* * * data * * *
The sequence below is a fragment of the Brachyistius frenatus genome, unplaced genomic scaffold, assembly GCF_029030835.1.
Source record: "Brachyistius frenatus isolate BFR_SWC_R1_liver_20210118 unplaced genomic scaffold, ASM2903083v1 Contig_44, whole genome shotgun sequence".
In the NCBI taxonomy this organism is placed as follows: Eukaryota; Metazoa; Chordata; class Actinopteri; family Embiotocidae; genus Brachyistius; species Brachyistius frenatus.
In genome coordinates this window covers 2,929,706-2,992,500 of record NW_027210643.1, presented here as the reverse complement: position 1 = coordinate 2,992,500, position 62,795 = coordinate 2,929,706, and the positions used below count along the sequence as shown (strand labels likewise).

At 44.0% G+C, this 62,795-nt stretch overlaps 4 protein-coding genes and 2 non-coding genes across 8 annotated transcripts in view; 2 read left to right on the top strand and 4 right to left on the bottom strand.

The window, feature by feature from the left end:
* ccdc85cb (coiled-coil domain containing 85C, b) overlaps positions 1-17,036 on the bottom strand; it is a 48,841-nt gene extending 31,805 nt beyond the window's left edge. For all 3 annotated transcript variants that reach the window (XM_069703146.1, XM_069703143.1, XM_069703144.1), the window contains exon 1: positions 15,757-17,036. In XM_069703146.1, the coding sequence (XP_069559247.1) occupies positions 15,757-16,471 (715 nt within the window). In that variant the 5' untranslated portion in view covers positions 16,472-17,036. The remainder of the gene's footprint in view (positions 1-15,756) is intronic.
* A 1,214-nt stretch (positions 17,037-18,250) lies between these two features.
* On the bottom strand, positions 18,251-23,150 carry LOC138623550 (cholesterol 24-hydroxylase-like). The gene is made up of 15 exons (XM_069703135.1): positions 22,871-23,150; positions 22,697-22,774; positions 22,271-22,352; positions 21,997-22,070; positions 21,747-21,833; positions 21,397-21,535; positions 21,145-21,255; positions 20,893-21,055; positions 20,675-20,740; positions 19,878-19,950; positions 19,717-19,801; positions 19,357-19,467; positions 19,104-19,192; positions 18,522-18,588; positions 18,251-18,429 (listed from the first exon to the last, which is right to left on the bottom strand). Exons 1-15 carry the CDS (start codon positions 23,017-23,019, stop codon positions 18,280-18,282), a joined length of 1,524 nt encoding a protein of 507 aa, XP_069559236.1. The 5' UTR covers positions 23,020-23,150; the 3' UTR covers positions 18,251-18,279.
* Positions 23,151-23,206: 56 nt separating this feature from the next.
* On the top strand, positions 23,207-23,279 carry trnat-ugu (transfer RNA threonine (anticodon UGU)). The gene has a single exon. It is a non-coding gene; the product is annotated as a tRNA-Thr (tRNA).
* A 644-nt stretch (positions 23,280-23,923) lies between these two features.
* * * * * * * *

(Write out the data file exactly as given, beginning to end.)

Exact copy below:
The sequence below is a fragment of the Brachyistius frenatus genome, unplaced genomic scaffold, assembly GCF_029030835.1.
Source record: "Brachyistius frenatus isolate BFR_SWC_R1_liver_20210118 unplaced genomic scaffold, ASM2903083v1 Contig_44, whole genome shotgun sequence".
In the NCBI taxonomy this organism is placed as follows: Eukaryota; Metazoa; Chordata; class Actinopteri; family Embiotocidae; genus Brachyistius; species Brachyistius frenatus.
In genome coordinates this window covers 2,929,706-2,992,500 of record NW_027210643.1, presented here as the reverse complement: position 1 = coordinate 2,992,500, position 62,795 = coordinate 2,929,706, and the positions used below count along the sequence as shown (strand labels likewise).

At 44.0% G+C, this 62,795-nt stretch overlaps 4 protein-coding genes and 2 non-coding genes across 8 annotated transcripts in view; 2 read left to right on the top strand and 4 right to left on the bottom strand.

The window, feature by feature from the left end:
* ccdc85cb (coiled-coil domain containing 85C, b) overlaps positions 1-17,036 on the bottom strand; it is a 48,841-nt gene extending 31,805 nt beyond the window's left edge. For all 3 annotated transcript variants that reach the window (XM_069703146.1, XM_069703143.1, XM_069703144.1), the window contains exon 1: positions 15,757-17,036. In XM_069703146.1, the coding sequence (XP_069559247.1) occupies positions 15,757-16,471 (715 nt within the window). In that variant the 5' untranslated portion in view covers positions 16,472-17,036. The remainder of the gene's footprint in view (positions 1-15,756) is intronic.
* A 1,214-nt stretch (positions 17,037-18,250) lies between these two features.
* On the bottom strand, positions 18,251-23,150 carry LOC138623550 (cholesterol 24-hydroxylase-like). The gene is made up of 15 exons (XM_069703135.1): positions 22,871-23,150; positions 22,697-22,774; positions 22,271-22,352; positions 21,997-22,070; positions 21,747-21,833; positions 21,397-21,535; positions 21,145-21,255; positions 20,893-21,055; positions 20,675-20,740; positions 19,878-19,950; positions 19,717-19,801; positions 19,357-19,467; positions 19,104-19,192; positions 18,522-18,588; positions 18,251-18,429 (listed from the first exon to the last, which is right to left on the bottom strand). Exons 1-15 carry the CDS (start codon positions 23,017-23,019, stop codon positions 18,280-18,282), a joined length of 1,524 nt encoding a protein of 507 aa, XP_069559236.1. The 5' UTR covers positions 23,020-23,150; the 3' UTR covers positions 18,251-18,279.
* Positions 23,151-23,206: 56 nt separating this feature from the next.
* On the top strand, positions 23,207-23,279 carry trnat-ugu (transfer RNA threonine (anticodon UGU)). The gene has a single exon. It is a non-coding gene; the product is annotated as a tRNA-Thr (tRNA).
* A 644-nt stretch (positions 23,280-23,923) lies between these two features.